When public health crises collide: 5 years of pediatric firearm injury prevention opportunities

Leah C. Tatebe*, Jennifer T. Cone, Mark B. Slidell, Grace Chang, Meghan Jonikas, Amy Stewart, James Doherty, Ponni Arunkumar, Victoria Schlanser, Andrew J. Dennis

*Corresponding author for this work

Research output: Contribution to journalArticlepeer-review


Objectives Prior publications on pediatric firearm-related injuries have emphasized significant social disparities. The pandemic has heightened a variety of these societal stresses. We sought to evaluate how we must now adapt our injury prevention strategies. Patients and methods Firearm-related injuries in children 15 years old and under at five urban level 1 trauma centers between January 2016 and December 2020 were retrospectively reviewed. Age, gender, race/ethnicity, Injury Severity Score, situation, timing of injury around school/curfew, and mortality were evaluated. Medical examiner data identified additional deaths. Results There were 615 injuries identified including 67 from the medical examiner. Overall, 80.2% were male with median age of 14 years (range 0-15; IQR 12-15). Black children comprised 77.2% of injured children while only representing 36% of local schools. Community violence (intentional interpersonal or bystander) injuries were 67.2% of the cohort; 7.8% were negligent discharges; and 2.6% suicide. Median age for intentional interpersonal injuries was 14 years (IQR 14-15) compared with 12 years (IQR 6-14, p<0.001) for negligent discharges. Far more injuries were seen in the summer after the stay-at-home order (p<0.001). Community violence and negligent discharges increased in 2020 (p=0.004 and p=0.04, respectively). Annual suicides also increased linearly (p=0.006). 5.5% of injuries were during school; 56.7% after school or during non-school days; and 34.3% were after legal curfew. Mortality rate was 21.3%. Conclusions Pediatric firearm-related injuries have increased during the past 5 years. Prevention strategies have not been effective during this time interval. Prevention opportunities were identified specifically in the preteenage years to address interpersonal de-escalation training, safe handling/storage, and suicide mitigation. Efforts directed at those most vulnerable need to be reconsidered and examined for their utility and effectiveness. Level of evidence Level III; epidemiological study type.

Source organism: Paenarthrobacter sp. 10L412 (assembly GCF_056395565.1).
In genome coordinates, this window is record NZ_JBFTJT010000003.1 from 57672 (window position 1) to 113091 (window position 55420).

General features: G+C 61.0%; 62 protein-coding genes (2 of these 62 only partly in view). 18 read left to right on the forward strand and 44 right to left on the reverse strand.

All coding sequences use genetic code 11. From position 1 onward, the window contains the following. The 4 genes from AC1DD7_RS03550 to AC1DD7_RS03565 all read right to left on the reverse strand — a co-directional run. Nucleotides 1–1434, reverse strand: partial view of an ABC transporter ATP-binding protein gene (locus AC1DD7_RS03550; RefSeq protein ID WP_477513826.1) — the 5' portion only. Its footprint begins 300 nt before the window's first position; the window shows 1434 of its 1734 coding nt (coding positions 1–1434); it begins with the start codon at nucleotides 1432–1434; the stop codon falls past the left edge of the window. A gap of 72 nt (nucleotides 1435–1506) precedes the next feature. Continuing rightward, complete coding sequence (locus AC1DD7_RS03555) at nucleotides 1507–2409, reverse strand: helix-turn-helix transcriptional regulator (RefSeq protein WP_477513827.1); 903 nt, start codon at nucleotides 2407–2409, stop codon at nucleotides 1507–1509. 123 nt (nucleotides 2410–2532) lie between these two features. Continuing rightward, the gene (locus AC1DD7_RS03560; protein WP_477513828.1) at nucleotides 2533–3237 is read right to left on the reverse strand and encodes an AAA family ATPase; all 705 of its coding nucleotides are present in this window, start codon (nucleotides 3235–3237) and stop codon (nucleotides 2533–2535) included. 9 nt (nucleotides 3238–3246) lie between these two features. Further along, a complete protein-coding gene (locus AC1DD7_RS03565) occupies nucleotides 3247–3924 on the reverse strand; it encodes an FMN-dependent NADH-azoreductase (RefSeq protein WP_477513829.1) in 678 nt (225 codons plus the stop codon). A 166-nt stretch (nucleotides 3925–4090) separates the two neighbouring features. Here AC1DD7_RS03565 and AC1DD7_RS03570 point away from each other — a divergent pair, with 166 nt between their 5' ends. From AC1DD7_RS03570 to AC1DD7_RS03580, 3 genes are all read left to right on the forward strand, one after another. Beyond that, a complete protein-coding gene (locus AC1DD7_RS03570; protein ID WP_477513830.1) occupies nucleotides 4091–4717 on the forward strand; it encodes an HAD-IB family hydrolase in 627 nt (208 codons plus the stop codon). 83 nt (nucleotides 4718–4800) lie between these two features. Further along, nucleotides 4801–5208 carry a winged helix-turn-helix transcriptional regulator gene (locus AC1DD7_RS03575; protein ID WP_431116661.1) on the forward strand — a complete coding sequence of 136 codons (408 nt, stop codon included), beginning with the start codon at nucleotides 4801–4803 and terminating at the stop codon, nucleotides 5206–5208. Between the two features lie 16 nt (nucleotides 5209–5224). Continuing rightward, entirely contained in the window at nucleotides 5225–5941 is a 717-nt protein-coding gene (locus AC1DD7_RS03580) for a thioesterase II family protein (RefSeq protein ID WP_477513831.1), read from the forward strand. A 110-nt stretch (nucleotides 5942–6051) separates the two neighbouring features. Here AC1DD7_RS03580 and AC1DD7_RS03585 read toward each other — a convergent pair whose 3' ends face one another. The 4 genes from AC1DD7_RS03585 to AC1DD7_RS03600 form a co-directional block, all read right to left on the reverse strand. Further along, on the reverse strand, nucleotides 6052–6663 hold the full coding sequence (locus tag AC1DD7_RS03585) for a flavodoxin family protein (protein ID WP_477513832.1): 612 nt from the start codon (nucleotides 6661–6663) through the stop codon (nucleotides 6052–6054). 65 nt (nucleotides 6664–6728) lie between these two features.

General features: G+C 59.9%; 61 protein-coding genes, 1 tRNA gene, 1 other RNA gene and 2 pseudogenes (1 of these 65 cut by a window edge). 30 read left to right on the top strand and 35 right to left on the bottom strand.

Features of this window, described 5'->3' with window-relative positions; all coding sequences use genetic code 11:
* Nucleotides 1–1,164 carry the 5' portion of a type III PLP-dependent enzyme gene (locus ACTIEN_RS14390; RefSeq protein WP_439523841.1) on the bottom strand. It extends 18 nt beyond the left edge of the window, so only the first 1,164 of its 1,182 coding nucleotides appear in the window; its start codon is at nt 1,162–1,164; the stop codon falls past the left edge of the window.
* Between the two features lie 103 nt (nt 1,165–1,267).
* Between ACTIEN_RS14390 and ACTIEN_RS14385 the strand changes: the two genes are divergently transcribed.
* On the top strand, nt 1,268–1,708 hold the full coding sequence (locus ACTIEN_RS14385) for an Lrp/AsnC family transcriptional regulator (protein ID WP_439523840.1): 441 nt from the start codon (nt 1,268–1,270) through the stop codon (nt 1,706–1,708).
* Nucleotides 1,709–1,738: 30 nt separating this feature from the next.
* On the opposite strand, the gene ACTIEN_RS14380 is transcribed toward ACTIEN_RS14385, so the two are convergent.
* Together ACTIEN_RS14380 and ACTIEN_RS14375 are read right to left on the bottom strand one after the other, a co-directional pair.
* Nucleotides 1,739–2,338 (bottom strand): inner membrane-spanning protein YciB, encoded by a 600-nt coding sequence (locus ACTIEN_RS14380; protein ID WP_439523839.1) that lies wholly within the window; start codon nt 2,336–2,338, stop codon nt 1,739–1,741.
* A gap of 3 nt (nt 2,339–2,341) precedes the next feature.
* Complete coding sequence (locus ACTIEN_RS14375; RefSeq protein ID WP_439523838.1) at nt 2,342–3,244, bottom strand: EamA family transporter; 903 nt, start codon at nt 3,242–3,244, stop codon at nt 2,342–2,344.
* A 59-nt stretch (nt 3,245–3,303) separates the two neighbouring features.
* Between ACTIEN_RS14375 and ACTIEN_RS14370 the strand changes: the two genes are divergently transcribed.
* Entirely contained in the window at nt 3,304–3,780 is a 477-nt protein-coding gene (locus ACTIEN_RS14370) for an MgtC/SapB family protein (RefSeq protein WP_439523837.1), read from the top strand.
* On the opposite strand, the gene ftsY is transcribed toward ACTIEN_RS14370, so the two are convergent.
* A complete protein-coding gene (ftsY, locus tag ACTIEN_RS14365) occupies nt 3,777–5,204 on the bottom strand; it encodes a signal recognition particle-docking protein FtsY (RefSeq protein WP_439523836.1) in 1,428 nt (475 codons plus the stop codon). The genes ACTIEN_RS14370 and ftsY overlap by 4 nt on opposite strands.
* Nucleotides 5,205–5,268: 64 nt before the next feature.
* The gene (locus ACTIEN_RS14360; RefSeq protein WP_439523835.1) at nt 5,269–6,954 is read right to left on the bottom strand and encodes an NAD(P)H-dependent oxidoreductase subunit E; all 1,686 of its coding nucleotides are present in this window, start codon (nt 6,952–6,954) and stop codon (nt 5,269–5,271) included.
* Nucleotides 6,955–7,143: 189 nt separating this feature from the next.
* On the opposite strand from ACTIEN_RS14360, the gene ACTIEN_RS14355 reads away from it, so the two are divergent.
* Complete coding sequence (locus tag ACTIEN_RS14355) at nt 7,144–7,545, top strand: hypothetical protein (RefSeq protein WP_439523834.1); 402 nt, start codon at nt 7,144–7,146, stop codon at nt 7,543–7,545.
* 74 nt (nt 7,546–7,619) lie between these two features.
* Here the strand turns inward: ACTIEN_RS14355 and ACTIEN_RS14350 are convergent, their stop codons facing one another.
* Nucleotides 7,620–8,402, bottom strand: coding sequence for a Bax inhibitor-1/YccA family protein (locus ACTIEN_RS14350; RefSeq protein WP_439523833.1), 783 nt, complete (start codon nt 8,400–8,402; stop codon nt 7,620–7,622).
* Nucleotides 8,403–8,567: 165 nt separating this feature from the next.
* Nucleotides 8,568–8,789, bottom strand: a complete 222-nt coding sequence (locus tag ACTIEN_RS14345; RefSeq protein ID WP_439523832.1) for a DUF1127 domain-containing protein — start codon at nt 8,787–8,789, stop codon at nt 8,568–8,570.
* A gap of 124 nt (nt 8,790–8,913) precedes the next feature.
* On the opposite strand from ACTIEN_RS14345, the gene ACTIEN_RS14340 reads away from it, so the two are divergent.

Original languageEnglish (US)
Article numbere001026
JournalTrauma Surgery and Acute Care Open
Issue number1
StatePublished - May 25 2023


  • Accident Prevention
  • Firearms
  • pediatric trauma

ASJC Scopus subject areas

  • Critical Care and Intensive Care Medicine
  • Surgery


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